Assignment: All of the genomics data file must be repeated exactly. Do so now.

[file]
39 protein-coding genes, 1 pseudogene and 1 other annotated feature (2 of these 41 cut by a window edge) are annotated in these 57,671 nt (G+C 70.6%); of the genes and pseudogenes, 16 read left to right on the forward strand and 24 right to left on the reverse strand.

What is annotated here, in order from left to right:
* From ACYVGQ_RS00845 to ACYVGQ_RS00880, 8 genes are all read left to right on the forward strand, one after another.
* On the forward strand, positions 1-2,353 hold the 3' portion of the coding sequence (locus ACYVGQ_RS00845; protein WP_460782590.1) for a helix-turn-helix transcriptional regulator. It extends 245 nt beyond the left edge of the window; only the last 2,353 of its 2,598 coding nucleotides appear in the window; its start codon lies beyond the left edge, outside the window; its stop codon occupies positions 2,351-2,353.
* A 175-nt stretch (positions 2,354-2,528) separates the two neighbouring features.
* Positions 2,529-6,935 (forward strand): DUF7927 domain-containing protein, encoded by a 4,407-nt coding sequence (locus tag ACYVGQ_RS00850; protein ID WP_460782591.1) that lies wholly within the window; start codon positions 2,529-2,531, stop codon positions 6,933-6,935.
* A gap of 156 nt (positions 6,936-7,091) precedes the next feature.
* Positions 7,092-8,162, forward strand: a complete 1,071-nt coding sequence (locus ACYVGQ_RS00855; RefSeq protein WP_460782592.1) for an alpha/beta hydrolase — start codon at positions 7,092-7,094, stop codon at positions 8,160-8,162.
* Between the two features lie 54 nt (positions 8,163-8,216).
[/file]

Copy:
39 protein-coding genes, 1 pseudogene and 1 other annotated feature (2 of these 41 cut by a window edge) are annotated in these 57,671 nt (G+C 70.6%); of the genes and pseudogenes, 16 read left to right on the forward strand and 24 right to left on the reverse strand.

What is annotated here, in order from left to right:
* From ACYVGQ_RS00845 to ACYVGQ_RS00880, 8 genes are all read left to right on the forward strand, one after another.
* On the forward strand, positions 1-2,353 hold the 3' portion of the coding sequence (locus ACYVGQ_RS00845; protein WP_460782590.1) for a helix-turn-helix transcriptional regulator. It extends 245 nt beyond the left edge of the window; only the last 2,353 of its 2,598 coding nucleotides appear in the window; its start codon lies beyond the left edge, outside the window; its stop codon occupies positions 2,351-2,353.
* A 175-nt stretch (positions 2,354-2,528) separates the two neighbouring features.
* Positions 2,529-6,935 (forward strand): DUF7927 domain-containing protein, encoded by a 4,407-nt coding sequence (locus tag ACYVGQ_RS00850; protein ID WP_460782591.1) that lies wholly within the window; start codon positions 2,529-2,531, stop codon positions 6,933-6,935.
* A gap of 156 nt (positions 6,936-7,091) precedes the next feature.
* Positions 7,092-8,162, forward strand: a complete 1,071-nt coding sequence (locus ACYVGQ_RS00855; RefSeq protein WP_460782592.1) for an alpha/beta hydrolase — start codon at positions 7,092-7,094, stop codon at positions 8,160-8,162.
* Between the two features lie 54 nt (positions 8,163-8,216).